a Gram-scale experiment. b Palladium-catalyzed isomerization of allene. c one-pot synthesis of chiral dihydrofuran. d chirality transfer of allene by rhodium-catalyzed C–H activation. e cyclization of N-linked product 5b.


In conclusion, we have developed a copper(I)-catalyzed intramolecular reductive coupling of 1,3-enynes to cyclohexadienones to construct trisubstituted chiral exocyclic allenes. The reactions took place efficiently and were compatible with diverse functional groups. The chiral exocyclic allenic products, containing cis-hydrobenzofuran, cis-hydroindole, and cis-hydroindene frameworks, were obtained with good yields, excellent diastereo- and enantio-selectivities. Additionally, a gram-scale reaction and several synthetic transformations of the chiral exocyclic allenes were also presented.


General procedure for the preparation of product 2a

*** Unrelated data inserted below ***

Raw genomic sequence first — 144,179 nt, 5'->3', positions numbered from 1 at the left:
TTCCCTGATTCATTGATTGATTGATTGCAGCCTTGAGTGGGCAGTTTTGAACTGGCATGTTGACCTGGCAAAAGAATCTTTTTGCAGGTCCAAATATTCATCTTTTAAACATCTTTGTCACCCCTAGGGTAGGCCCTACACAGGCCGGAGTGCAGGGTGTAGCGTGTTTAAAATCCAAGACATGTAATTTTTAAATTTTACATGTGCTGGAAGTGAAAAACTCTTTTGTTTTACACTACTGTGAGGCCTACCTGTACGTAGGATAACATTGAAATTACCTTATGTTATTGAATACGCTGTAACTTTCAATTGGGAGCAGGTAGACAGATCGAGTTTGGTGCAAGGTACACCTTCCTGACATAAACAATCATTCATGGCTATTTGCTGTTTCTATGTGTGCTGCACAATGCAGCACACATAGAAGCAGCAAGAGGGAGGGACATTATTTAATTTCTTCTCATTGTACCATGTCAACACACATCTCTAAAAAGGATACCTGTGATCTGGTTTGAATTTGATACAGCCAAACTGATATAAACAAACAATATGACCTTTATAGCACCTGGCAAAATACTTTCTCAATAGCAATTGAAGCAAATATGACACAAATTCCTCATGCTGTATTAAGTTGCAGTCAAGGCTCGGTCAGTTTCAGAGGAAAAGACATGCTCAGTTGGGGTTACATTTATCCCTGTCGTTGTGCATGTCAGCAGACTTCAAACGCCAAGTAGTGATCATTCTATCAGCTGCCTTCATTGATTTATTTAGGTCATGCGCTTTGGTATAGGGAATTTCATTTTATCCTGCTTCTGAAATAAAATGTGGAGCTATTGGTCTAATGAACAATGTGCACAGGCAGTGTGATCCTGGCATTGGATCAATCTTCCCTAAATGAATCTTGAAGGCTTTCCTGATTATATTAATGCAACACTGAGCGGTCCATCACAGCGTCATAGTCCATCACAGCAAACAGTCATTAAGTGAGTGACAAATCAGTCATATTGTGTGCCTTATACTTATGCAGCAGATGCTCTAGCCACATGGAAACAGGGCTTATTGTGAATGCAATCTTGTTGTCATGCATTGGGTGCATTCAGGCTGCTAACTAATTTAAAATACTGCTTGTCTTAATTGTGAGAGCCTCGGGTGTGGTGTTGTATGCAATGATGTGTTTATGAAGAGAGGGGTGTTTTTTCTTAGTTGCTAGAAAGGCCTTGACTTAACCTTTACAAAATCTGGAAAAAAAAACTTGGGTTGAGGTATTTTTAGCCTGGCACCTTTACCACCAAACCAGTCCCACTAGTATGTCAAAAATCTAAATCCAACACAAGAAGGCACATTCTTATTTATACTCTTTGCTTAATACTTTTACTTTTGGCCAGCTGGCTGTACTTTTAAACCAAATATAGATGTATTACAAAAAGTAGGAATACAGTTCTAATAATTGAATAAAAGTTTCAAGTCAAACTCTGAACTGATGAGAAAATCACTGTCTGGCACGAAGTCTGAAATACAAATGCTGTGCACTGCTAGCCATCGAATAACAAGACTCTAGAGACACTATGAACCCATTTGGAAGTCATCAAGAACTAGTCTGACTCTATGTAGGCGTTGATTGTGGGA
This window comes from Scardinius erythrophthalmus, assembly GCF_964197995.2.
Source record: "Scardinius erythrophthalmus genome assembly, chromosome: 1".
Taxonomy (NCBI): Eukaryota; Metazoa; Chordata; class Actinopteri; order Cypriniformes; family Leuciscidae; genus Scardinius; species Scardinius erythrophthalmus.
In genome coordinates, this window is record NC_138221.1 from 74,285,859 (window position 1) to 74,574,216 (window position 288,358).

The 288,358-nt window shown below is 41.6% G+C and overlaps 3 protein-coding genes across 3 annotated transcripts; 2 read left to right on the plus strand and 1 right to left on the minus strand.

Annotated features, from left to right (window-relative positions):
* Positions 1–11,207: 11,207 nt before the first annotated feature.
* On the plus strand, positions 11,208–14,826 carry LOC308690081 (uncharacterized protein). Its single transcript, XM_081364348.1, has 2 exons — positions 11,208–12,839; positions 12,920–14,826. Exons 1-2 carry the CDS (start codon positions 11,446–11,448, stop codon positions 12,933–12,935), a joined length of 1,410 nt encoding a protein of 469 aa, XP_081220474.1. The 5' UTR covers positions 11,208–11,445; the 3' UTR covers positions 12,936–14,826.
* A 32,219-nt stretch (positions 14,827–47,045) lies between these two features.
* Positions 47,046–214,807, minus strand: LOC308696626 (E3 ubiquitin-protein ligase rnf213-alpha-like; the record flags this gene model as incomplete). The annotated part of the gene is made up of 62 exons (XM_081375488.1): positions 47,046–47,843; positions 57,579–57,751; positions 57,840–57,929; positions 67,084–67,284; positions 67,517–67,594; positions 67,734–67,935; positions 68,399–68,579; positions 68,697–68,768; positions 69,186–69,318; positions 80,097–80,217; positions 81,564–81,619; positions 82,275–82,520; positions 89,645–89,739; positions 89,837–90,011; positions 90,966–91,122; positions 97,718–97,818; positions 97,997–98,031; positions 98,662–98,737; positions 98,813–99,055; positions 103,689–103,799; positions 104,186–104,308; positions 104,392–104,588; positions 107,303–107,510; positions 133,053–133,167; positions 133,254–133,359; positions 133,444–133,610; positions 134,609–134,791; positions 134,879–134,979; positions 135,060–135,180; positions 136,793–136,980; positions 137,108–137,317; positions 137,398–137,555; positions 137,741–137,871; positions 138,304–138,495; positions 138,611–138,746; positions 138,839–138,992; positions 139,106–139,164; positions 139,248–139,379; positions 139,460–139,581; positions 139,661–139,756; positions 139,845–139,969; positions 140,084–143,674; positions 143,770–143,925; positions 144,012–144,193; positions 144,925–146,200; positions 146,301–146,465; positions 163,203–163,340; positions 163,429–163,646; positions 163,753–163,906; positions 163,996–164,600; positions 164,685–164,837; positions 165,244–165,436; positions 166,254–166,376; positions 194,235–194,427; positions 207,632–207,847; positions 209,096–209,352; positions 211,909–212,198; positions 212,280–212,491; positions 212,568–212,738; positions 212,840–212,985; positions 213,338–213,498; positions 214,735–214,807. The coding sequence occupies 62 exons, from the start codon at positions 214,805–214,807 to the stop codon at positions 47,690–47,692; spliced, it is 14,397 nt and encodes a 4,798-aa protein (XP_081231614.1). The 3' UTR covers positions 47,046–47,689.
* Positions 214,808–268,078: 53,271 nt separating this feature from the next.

A dried Schlenk flask was charged with CuCl (1.0 mg, 0.01 mmol, 5 mol%), (R,R)-Ph-BPE (6.1 mg, 0.012 mmol, 6 mol%), t-BuONa (1.5 mg, 0.015 mmol, 7.5 mol%), backfilled with argon. Then under −30 °C, anhydrous DCE (1.0 mL) was added and the solution was stirred for 10 min under −30 °C. After that, PMHS (26.4 ul, 0.44 mmol, 2.2 equiv) was added dropwise and the solution was stirred for another 10 min under −30 °C. Finally, a solution of substrate 1a (0.20 mmol, 1 equiv) and anhydrous t-BuOH (22 μL, 0.24 mmol, 1.2 equiv) in DCE (1.0 mL) was added. The resulting reaction mixture was stirred at −30 °C for 12 h. The reaction mixture was filtered through a short column of silica gel. The diastereomeric ratio of the crude reaction mixture was determined by 1H NMR spectroscopy. The residue was purified by flash silica gel (300–400 mesh) chromatography (hexanes/acetone = 5/1) to afford the desired products 2a in 70% yield as colorless oil.